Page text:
I encourage you, whether you are a writer of poetry, fiction, or nonfiction, to take some time and step out of your writing's way. Free write for an hour. Write a fake dialogue with a character; let yourself be surprised by what he or she has to say. Play with the words you are writing—you'll find they make excellent playmates!


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Thursday, August 2, 2012

Where Should I Focus My Time? Tips for Social Media Use

As many of you Not Bob regulars know, I unplugged in July. It's something I just needed to do to finish up some projects, spend time with my family, and re-charge my blogging batteries. However, I took my time off very seriously and let my e-mail build and found the following problem hidden in there.

During the summer, I spent time with family.

Problem: Where Should I Focus My Time?

A reader of the Not Bob blog contacted me to let me know he's getting serious about his social media and blogging usage. He already had some social media accounts on Facebook and LinkedIn (with as many as 1,000 connections), but he didn't seem to be getting the traction he wanted. As a result, he was considering joining some other social media sites, including RedRoom, Twitter, and Pinterest. His basic question was, "Where should I focus my time?"

On the surface, this seems like a good question to ask. After all, if site A is more profitable than site B, then it would make sense to spend more time on site A and less (or none) on site B, right? This saves time and energy if you know which site works best.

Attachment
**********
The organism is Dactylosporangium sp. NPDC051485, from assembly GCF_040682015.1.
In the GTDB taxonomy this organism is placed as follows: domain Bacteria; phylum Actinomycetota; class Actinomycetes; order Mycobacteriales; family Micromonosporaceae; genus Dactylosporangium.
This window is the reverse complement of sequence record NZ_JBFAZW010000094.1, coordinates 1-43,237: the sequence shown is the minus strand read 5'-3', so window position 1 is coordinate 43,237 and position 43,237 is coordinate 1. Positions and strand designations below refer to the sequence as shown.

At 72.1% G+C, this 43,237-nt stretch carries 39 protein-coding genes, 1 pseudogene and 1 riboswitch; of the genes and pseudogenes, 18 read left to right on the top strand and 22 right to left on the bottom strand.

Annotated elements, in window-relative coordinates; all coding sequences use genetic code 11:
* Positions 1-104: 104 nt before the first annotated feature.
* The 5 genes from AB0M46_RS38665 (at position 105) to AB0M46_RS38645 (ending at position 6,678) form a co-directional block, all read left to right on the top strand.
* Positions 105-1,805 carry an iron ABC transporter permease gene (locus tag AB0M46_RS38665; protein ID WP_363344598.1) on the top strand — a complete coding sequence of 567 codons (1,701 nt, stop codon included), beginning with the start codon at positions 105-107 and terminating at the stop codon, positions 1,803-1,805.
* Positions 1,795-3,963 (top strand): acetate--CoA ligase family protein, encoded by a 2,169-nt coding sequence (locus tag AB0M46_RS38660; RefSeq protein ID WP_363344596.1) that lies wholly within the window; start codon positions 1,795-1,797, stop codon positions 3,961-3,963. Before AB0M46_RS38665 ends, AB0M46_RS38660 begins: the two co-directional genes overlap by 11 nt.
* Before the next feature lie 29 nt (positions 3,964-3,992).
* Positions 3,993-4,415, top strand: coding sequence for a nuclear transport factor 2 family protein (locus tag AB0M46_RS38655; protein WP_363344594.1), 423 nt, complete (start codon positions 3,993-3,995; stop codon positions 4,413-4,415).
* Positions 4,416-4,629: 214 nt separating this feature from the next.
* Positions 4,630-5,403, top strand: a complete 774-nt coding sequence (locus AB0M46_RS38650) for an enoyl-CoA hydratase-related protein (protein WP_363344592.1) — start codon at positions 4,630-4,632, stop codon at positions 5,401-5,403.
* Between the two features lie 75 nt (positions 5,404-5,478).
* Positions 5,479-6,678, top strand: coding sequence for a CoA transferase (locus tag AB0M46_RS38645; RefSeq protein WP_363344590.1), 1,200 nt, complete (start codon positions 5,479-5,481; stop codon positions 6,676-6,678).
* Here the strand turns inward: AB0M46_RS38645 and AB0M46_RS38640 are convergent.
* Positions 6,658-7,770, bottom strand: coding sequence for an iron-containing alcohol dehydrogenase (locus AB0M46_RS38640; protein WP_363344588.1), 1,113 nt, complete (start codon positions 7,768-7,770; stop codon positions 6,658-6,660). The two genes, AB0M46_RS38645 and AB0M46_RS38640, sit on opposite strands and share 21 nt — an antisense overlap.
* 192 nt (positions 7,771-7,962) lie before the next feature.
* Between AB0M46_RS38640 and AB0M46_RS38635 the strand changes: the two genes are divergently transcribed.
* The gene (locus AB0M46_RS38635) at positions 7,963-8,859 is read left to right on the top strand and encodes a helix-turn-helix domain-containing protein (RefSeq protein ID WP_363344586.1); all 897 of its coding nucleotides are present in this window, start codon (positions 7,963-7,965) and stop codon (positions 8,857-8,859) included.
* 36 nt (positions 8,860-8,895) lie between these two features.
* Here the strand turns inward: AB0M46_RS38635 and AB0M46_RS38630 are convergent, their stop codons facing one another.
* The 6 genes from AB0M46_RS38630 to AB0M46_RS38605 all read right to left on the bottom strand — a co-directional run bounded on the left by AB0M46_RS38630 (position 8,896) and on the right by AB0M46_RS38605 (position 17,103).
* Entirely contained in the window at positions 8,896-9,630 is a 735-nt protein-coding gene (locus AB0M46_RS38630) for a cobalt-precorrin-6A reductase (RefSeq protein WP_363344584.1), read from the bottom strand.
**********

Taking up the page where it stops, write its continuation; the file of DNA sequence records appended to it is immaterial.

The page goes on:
That's the big IF usually: How do I know which site works best?

Problem: How Should I Focus My Time?

When the reader mentioned the more than 1,000 connections, he let slip that he only really knew about 10% of them. I think this is fairly common for people with large social networks: They know some, but not all of their online connections. So maybe the question shouldn't be where should I spend my time, but instead, how should I spend my time?

Maybe instead of thinking where to go next, think about how you should act once you are on a social network. Send messages to new friends explaining why you friended them, or ask why they friended you. Comment on status updates or tweets. Try to engage your connections and really pay attention to what they have to say.

Sometimes, I think we get so focused on the end result of our investments that we turn into social media robots shoveling information and sales pitches out to our "friends" and "followers," instead of doing the thing that's more important, and that's being human.


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Wednesday, August 1, 2012

Overcoming Clinical Depression (Life Changing Moments series)

Overcoming depression is no joke. Major depressive disorder is the leading cause of disability in the United States for people ages 15 to 44, and it's nearly twice as common in women as it is in men. I'd like to thank Sarah Negovetich for sharing her personal story related to overcoming an unexpected failure caused by clinical depression. Sarah is fairly new to the online writing community, but that didn’t stop her from creating a blog and expecting other people to read it (insert shameless blog plug here). When she isn’t ignoring her children to write, Sarah is a marketing consultant for a national non-profit children’s charity. Find her on Twitter @SarahNego. www.SarahNego.blogspot.com

Sarah Negovetich

My senior year in college started out exactly the way I expected. Deciding what classes I needed to graduate, getting measured for a cap and gown, and figuring out where to apply for law school. Everything about my life, from my spacious sorority house room to my wonderful boyfriend, was perfect. I like to think of myself then as the not-so-skinny brunette version of Elle Woods.